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Comparing Brutus and Antony’s Speech

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Introduction

Steven Vu Tiffin Got a A- Comparing Brutus and Antony's Speech Julius Caesar is one of Shakespeare's greatest plays. The play, written in 1599 was written at a time when Elizabeth was on the throne and mirrors the politics at the time. The play is based on some true facts taken from Plutarch's books. It is a story about a few of Julius' closest friends betraying him for what they thought was for the good of their country. When we look at the speeches of Antony and Brutus, they tell us a lot not only about the characters, but the play in itself. The speeches demonstrate a lot of skills and tricks, formally known as the use of rhetoric. The speeches differ in many ways, their style, structure and techniques all have their own individual attributes. Antony, Caesar's close adviser and only one of a minority that opposed the conspirators, had to deliver a speech, under many provisions, which would convince the Romans that Julius' death was unjust. Brutus, the adopted son of Julius, was one of the main conspirators who killed Julius because he would rather save Rome than his friend. He too had to deliver a speech to the Romans which he hoped would make them understand why Julius had to die. They both had different reasons and purposes for their speech; Brutus had to convince everyone that Caesar's death was just and inevitable whilst Antony, on the other hand, needed to do the opposite and convince the public that Caesar's murder was immoral and that the conspirators had to pay for the deed. ...read more.

Middle

In this sentence Brutus is giving the crowd a mental ultimatum, as nearly all the crowd were slaves or subjects of Caesar all the crowd would have agreed with Brutus, the sentence is also very clear and balanced with only two opinions the crowd could choose from, "Caesar were living, and die all slaves," or "Caesar were dead, to live all freeman," The speech is written in prose and gives it a more formal unbiased rhythm. The crowd however do not understand the speech fully and want Brutus to be like Caesar when the whole speech was about not having too much ambition. The pause in the speech is for Brutus to assess how his speech has been received by the plebeians, they comment on his speech and it shows Brutus the outcome of his work, it also lets Brutus know whether to say anything else after the speech which may jeopardise the minds of the crowd. Directly after the speech the crowd hail him as a hero and the next Caesar, which was not the response which Brutus was looking for, nevertheless it was positive, it does not mean much however as they haven't heard Antonys' speech. Antony's speech is vastly different from Brutus' and in many ways is more complex, where Brutus tries to persuade the crowd by trying to talk to them about honour, patriotism and history Antonys' speech is more emotional, by being emotional it manages to be more powerful and stir the crowd. ...read more.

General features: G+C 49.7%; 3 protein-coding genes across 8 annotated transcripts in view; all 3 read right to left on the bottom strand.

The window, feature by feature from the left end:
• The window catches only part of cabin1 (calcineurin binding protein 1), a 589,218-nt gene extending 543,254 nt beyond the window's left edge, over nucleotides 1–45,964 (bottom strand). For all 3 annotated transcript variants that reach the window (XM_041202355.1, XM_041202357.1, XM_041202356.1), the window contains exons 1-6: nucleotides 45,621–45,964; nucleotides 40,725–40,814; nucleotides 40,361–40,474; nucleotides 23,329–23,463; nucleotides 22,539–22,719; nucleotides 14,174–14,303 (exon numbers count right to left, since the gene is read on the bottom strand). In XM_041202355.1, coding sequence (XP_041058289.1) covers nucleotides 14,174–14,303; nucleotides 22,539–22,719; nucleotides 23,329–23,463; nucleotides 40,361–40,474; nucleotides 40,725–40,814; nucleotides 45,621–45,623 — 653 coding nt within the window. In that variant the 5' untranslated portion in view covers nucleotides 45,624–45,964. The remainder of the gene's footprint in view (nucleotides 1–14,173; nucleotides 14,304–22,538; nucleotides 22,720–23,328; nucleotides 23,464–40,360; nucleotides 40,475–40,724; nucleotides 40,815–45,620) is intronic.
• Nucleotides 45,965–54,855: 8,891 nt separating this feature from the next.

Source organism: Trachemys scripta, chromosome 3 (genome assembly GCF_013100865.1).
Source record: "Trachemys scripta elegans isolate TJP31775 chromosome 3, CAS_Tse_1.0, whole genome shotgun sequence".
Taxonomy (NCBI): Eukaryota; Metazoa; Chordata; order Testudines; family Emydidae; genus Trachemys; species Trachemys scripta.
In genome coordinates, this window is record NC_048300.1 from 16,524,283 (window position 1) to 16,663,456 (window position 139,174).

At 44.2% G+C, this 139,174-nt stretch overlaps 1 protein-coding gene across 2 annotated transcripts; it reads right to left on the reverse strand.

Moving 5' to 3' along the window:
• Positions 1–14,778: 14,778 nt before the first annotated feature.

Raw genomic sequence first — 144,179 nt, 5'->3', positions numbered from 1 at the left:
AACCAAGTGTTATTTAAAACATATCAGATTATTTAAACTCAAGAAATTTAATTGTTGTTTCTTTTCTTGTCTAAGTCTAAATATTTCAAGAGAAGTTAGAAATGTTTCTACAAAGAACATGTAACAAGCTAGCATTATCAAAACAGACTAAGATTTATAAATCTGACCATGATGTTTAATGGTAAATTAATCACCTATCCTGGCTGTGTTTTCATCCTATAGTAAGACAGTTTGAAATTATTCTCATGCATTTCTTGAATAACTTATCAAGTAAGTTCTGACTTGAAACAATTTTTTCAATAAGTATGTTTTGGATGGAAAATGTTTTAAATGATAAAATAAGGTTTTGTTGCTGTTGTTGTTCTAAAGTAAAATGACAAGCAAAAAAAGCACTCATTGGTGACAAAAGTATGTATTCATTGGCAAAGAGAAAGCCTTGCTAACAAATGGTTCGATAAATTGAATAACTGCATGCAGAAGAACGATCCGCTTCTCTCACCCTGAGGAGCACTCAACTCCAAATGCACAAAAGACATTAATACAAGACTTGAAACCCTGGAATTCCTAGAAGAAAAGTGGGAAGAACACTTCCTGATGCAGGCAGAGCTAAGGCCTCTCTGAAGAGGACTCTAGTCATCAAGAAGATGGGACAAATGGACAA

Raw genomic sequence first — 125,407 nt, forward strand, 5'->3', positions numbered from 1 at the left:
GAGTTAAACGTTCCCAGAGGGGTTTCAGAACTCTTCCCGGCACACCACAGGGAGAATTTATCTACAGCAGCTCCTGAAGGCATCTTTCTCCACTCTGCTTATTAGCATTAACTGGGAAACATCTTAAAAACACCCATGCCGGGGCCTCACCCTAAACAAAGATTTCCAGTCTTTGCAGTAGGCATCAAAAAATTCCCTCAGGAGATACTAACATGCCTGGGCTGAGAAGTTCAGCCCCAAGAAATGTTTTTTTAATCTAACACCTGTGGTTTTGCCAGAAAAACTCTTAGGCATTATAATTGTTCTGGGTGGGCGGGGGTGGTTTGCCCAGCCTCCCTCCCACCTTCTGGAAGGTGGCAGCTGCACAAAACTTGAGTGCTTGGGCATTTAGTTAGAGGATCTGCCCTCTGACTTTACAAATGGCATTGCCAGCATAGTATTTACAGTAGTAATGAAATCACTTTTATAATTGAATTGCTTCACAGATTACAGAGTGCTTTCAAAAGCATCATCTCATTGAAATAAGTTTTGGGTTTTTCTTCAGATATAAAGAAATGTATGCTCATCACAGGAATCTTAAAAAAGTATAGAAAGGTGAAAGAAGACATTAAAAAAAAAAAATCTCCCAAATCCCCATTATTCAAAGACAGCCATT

Conclusion

this is called known as negatio, this causes the plebeians to really want to know what was in the will and encourages them to mutiny, only when they are nearly out of control he tells them what is on the will, at this point the crowd is so motivated be Antony that it has forgotten all about the will. Antony uses reverse psychology, "have patience," by saying this it makes the crowd want to hear the will impatiently, causing the effect Antony intended. Antonys speech is written in verse rather than prose to give an informal approach than Brutus' so that the crowd can associate to what he is saying. Antony and Brutus both delivered a captivating speech, they differed however in many ways, this was evident by the outcome of each speech, it shows though, that the crowd easily fall for some rhetoric tricks which both Antony and Brutus use. It can be seen the crowd are not completely aware of what is being said, such as when the crowd mistake Brutus for wanting Caesars position when he did not. Brutus' speech ultimately was not as well-written as Antony, this was why they mutinied, Brutus however had a harder message to put across. After the end of Brutus' speech the crowd have agreed with there allegiance with Brutus, but after the end of Antonys' he has turned their whole minds away from that and has turned them against Brutus. This ultimately shows the fickle minds of the crowd. ...read more.

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